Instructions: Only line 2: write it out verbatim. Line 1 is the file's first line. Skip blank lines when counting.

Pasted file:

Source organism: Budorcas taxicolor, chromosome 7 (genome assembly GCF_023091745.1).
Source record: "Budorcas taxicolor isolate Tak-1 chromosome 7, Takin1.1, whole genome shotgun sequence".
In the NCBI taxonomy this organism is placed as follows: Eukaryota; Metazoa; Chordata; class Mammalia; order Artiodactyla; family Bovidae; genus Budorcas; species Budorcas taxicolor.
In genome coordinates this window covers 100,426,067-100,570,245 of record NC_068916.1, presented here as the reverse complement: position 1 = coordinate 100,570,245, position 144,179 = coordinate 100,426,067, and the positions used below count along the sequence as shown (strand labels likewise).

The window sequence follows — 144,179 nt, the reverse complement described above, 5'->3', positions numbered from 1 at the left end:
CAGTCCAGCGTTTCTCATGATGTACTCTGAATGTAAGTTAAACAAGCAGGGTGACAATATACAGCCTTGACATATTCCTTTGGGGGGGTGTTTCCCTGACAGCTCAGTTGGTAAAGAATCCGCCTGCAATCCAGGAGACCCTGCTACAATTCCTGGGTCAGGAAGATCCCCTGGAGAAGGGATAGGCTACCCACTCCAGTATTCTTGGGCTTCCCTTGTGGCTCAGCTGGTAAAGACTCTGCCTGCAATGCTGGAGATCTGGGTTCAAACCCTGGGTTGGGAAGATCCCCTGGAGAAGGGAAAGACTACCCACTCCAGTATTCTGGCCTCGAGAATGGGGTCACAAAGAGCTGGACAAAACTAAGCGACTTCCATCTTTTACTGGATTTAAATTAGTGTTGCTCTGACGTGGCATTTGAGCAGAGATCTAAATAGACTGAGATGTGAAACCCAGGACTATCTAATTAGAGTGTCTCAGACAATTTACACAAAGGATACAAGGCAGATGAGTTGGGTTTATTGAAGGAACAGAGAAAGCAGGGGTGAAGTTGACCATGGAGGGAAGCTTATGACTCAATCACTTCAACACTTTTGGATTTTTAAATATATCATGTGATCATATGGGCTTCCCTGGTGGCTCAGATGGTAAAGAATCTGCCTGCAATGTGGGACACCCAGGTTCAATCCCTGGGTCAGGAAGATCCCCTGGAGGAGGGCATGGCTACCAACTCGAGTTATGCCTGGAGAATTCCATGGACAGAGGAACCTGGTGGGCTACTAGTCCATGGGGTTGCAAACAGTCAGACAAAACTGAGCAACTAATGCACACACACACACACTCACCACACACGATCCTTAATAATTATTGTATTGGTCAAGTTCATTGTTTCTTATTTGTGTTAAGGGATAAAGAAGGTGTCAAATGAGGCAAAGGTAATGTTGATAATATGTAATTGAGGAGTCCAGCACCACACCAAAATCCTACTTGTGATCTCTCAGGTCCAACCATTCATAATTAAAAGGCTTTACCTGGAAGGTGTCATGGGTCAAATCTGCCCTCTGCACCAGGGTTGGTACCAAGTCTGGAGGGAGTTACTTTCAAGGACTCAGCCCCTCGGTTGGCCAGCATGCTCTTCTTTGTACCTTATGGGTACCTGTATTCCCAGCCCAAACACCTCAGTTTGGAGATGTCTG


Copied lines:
Source record: "Budorcas taxicolor isolate Tak-1 chromosome 7, Takin1.1, whole genome shotgun sequence".